Holly trained at Trinity Laban Conservatoire of Music and Dance, and has since developed working relationships with leading companies including Sadlers Wells, English National Ballet, Company Wayne McGregor and The Place. Holly has an MA in choreography, and is particularly passionate about education and outreach, and nurturing future dancers.
“This was such a poignant event, which moved and meant so much to so many people in our local community. “It was therefore a real privilege for our students to collaborate with the Theatre Orchard and the Holly Noble Dance company in putting on this performance.”
Sylvia Lane, Head of Dance at University Centre Weston
Songs from the frontline
By singer songwriter Daisy Chapman, accompanied by violinist Sue Lord.
An evening of poignant music with Daisy’s exquisite voice transported us back in time with a sublime set, including her BBC commissioned song based on letters sent from the frontline in the First World War. It was a beautiful memoir or words sent from a military hospital, recalling soldiers last moments, 100 years ago. It was beautifully moving.
"The tone of the whole event was so perfect. It felt like we were part of something bigger but it still felt very ‘Weston’. It didn’t lose our voice."
Member of the Community at Pages of the Sea
Theatre – Hidden Voices
Theatre-maker Angela Athay Hunt used drama to engage with a wide cross-section of the community – individuals, Weston’s women’s theatre group, Uphill Primary School, residential homes and Bournville lunch club – gathering local stories and drawing out local voices.
These workshops informed the development of a set of characters who gently interweaved amidst the public on 11 November, their narratives created entirely from the historical experiences that have emerged through the prior research process. Breathing new life into times past but not forgotten.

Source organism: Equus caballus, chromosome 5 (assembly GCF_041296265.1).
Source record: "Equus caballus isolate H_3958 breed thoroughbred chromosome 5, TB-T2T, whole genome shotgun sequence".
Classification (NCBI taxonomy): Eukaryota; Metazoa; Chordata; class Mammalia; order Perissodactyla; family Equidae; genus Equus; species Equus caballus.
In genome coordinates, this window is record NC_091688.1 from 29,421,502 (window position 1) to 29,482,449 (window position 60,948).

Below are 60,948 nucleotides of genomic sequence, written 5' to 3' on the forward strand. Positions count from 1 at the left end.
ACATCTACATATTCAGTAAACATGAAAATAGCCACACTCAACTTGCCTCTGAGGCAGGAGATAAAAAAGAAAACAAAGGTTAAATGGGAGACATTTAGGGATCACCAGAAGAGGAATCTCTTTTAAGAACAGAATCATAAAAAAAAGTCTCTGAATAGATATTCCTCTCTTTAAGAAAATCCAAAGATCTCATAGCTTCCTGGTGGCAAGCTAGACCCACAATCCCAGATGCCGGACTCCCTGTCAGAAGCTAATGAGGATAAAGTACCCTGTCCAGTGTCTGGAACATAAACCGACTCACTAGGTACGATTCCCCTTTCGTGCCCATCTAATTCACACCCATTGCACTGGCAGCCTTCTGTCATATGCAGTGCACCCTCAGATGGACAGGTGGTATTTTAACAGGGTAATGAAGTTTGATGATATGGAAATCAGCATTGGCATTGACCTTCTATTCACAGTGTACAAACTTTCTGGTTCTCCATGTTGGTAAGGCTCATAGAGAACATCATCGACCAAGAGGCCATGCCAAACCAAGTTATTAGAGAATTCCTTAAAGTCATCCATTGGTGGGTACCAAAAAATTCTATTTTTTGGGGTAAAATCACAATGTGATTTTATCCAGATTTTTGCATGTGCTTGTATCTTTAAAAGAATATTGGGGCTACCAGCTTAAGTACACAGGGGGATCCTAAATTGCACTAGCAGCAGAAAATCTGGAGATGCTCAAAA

Flags of Remembrance
Many people printed a poppy on their own sandcastle flag and wrote a personal message to the past, present or future that was planted with others on Weston beach as part of the Pages of the Sea event on 11 November.
Artist Helen Wheelock created flags with many groups including schools, lunch clubs, elderly residents, scout cadets, the police and arts groups on Weston’s South Ward.
“The War to End All Wars?”
A local history talk from John Crockford-Hawley
With no physical damage it’s sometimes difficult to appreciate the effects of the ‘Great War’ on Weston-super-Mare, yet not a street or family was left unscathed. Historian John Crockford-Hawley, whose own grandfather perished at Neuve-Chapelle in 1915, discussed Weston’s contribution: men who died, families which suffered, refugees given shelter, emergency hospitals, art in propaganda and our memorials. “The war to end all wars?” This fully illustrated account in John’s own inimitable style was open to people of all ages and levels of interest.